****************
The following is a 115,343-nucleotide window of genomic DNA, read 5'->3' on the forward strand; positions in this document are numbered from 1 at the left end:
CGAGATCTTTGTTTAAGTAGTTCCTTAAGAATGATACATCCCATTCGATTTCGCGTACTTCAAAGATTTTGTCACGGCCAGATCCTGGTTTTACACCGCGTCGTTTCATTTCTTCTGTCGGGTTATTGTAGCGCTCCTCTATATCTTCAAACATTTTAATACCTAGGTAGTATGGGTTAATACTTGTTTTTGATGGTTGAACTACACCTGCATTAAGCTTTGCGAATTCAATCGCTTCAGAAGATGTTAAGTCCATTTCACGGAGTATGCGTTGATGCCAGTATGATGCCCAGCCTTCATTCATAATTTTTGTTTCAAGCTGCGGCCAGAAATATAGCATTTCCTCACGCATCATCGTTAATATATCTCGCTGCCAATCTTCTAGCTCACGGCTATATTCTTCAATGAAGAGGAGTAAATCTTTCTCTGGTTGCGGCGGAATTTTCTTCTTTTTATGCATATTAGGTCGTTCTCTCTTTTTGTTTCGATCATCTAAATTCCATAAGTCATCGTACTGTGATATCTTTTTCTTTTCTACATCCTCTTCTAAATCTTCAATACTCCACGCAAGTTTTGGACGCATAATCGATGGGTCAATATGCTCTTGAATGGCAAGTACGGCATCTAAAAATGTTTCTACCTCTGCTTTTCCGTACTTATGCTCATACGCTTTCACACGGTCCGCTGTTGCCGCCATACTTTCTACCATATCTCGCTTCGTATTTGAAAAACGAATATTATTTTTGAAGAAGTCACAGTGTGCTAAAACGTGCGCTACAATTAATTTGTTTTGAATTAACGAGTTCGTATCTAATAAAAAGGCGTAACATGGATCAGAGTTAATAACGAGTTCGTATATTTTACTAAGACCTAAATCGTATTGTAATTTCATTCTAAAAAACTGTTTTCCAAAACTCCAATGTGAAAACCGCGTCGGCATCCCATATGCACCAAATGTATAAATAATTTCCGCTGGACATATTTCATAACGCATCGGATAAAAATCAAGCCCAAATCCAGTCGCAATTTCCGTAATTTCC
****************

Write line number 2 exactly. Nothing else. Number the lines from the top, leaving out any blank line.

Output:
CGAGATCTTTGTTTAAGTAGTTCCTTAAGAATGATACATCCCATTCGATTTCGCGTACTTCAAAGATTTTGTCACGGCCAGATCCTGGTTTTACACCGCGTCGTTTCATTTCTTCTGTCGGGTTATTGTAGCGCTCCTCTATATCTTCAAACATTTTAATACCTAGGTAGTATGGGTTAATACTTGTTTTTGATGGTTGAACTACACCTGCATTAAGCTTTGCGAATTCAATCGCTTCAGAAGATGTTAAGTCCATTTCACGGAGTATGCGTTGATGCCAGTATGATGCCCAGCCTTCATTCATAATTTTTGTTTCAAGCTGCGGCCAGAAATATAGCATTTCCTCACGCATCATCGTTAATATATCTCGCTGCCAATCTTCTAGCTCACGGCTATATTCTTCAATGAAGAGGAGTAAATCTTTCTCTGGTTGCGGCGGAATTTTCTTCTTTTTATGCATATTAGGTCGTTCTCTCTTTTTGTTTCGATCATCTAAATTCCATAAGTCATCGTACTGTGATATCTTTTTCTTTTCTACATCCTCTTCTAAATCTTCAATACTCCACGCAAGTTTTGGACGCATAATCGATGGGTCAATATGCTCTTGAATGGCAAGTACGGCATCTAAAAATGTTTCTACCTCTGCTTTTCCGTACTTATGCTCATACGCTTTCACACGGTCCGCTGTTGCCGCCATACTTTCTACCATATCTCGCTTCGTATTTGAAAAACGAATATTATTTTTGAAGAAGTCACAGTGTGCTAAAACGTGCGCTACAATTAATTTGTTTTGAATTAACGAGTTCGTATCTAATAAAAAGGCGTAACATGGATCAGAGTTAATAACGAGTTCGTATATTTTACTAAGACCTAAATCGTATTGTAATTTCATTCTAAAAAACTGTTTTCCAAAACTCCAATGTGAAAACCGCGTCGGCATCCCATATGCACCAAATGTATAAATAATTTCCGCTGGACATATTTCATAACGCATCGGATAAAAATCAAGCCCAAATCCAGTCGCAATTTCCGTAATTTCC